Austrian legislators have rejected the proposal for a free trade pact between the EU and the Mercosur bloc of four Latin American countries amid widespread concerns over fires blazing through the Amazon basin.
Nearly all parties in the Austrian parliament’s European Union subcommittee voted against the draft for a EU-Mercosur free trade agreement late on Wednesday, marking the latest blow to the apparently increasingly imperiled deal.
That means the government must vote against the deal at the EU level, where rules stipulate that all 28 member states and their parliaments must agree to trade deals.
Brazil and Argentina, along with Uruguay and Paraguay, are the four countries in the Mercosur trade bloc, which earlier this year agreed to one of the world’s biggest trade deals with the EU after 20 years of negotiations.
The EU is already Mercosur’s biggest trade and investment partner and its second-largest partner for trade in goods.
In terms of tariff reduction, the deal could be the EU’s most lucrative trade deal to date, with the savings potentially four times greater than for deals with Canada and Japan combined.
But it has looked increasingly fragile in recent weeks as Brazil has come under intense pressure from European countries over its environmental policies and an epidemic of forest fires in the Amazon basin.
The pact requires the Latin American giant to abide by the 2015 Paris climate accord, which President Jair Bolsonaro has threatened to leave. It also aims to end illegal deforestation, including in the Brazilian section of the Amazon rainforest. Critics of Bolsonaro say he has created a climate of impunity for those felling the forest illegally, and has thus emboldened them.
“The rainforest is burned down in South America to create grazing land to then export discount beef to Europe,” Elisabeth Koestinger, a former agriculture minister of the conservative People’s Party, said in a statement after Wednesday’s vote in Austria. “The EU mustn’t reward that with a trade agreement.”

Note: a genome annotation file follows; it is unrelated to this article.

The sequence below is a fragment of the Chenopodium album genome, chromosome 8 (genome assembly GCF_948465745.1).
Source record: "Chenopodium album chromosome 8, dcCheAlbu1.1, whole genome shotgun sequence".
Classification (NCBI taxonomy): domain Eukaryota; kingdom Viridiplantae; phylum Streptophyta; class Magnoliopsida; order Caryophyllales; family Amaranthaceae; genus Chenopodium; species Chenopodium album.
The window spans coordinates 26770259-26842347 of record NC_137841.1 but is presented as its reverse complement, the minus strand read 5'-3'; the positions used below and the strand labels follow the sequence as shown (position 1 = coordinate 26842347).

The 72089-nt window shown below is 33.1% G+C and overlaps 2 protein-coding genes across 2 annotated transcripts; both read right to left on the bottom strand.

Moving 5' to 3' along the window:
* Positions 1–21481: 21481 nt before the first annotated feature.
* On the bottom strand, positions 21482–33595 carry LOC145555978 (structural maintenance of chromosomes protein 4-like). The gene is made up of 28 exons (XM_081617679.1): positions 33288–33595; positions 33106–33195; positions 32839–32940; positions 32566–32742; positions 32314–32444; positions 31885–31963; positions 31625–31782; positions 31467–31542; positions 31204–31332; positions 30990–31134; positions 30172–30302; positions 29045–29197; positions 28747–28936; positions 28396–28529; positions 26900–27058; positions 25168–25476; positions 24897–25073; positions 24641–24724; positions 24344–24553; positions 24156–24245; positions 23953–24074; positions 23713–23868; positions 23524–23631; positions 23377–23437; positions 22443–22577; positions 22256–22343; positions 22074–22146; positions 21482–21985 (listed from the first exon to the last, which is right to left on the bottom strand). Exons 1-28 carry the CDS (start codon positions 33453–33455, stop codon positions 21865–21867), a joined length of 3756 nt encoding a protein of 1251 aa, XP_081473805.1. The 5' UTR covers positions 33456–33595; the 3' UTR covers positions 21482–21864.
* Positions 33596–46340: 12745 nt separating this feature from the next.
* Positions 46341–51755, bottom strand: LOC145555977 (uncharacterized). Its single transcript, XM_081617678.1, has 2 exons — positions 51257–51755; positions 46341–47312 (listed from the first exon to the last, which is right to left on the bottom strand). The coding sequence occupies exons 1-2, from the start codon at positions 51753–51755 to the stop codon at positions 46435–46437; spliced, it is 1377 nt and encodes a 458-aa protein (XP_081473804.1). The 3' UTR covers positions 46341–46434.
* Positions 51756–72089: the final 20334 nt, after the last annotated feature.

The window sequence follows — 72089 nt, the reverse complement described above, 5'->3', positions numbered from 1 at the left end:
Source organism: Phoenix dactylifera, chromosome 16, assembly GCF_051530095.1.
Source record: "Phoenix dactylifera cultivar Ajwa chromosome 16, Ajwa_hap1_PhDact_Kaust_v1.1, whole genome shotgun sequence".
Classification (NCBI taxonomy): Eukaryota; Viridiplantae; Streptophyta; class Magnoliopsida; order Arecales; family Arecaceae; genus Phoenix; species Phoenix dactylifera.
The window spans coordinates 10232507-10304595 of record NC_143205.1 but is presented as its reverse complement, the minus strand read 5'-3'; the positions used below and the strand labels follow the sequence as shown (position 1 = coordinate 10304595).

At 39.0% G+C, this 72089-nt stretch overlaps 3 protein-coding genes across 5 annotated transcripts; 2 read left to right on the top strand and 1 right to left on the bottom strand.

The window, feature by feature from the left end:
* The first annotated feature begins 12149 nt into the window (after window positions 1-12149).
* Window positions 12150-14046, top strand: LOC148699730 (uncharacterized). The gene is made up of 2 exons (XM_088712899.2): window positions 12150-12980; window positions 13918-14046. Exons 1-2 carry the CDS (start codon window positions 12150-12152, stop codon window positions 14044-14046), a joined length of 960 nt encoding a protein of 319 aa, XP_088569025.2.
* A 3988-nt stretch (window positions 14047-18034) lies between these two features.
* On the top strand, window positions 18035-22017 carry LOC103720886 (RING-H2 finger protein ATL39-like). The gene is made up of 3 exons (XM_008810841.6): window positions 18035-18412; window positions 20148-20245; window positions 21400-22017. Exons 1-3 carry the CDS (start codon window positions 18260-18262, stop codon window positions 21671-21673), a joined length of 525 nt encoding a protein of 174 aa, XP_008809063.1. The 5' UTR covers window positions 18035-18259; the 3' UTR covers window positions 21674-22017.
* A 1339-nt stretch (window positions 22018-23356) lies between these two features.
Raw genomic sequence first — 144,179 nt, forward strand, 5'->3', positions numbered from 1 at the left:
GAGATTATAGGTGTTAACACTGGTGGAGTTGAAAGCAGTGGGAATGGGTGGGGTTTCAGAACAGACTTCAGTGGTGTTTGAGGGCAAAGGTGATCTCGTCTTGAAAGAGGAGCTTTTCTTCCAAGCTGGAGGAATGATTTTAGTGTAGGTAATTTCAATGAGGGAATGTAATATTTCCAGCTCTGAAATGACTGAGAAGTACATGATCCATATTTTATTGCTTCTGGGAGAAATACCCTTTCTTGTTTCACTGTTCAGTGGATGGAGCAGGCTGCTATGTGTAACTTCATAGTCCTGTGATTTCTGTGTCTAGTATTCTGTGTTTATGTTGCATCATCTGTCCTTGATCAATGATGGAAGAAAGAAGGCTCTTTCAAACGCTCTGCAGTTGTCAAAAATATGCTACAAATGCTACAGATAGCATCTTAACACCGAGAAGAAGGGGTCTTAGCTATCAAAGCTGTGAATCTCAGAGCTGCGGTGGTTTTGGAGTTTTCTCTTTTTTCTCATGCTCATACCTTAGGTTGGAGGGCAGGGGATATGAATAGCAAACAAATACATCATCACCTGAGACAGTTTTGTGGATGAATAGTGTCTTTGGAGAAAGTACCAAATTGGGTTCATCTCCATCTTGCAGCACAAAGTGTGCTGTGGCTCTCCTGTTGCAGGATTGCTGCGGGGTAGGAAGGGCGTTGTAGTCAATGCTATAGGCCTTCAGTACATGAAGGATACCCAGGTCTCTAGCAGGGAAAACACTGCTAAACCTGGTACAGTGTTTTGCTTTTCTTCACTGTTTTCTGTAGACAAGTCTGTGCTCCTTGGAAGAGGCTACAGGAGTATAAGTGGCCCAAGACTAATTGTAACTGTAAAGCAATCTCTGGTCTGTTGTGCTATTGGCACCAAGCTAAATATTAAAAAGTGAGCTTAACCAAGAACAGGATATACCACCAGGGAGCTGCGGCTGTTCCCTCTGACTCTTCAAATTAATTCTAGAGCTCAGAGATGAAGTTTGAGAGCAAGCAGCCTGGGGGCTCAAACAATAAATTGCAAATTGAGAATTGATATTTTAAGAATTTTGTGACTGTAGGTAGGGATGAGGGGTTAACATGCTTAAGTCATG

France and Ireland have already warned they will block the deal unless Bolsonaro does more to combat the wildfires raging through the rainforest, the largest tropical ecosystem of its kind in the world and a vital bulwark against global climate change.
The Amazon rainforest covers more than five million square kilometres across nine countries: Brazil, Bolivia, Colombia, Ecuador, French Guiana, Guyana, Peru, Suriname and Venezuela. Some 60 percent of the rainforest sits in Brazil.
The ecosystem acts as an enormous carbon sink, storing up to an estimated 100 years’ worth of carbon emissions produced by humans.
European Council President Donald Tusk said last month it was difficult to see the accord being signed off on by EU member states while fires in the rainforest continued.
“The EU stands by the EU-Mercosur agreement,” Tusk said. “But a harmonious ratification is hard to imagine as long as the Brazilian government allows for the destruction of the green lungs of planet Earth.”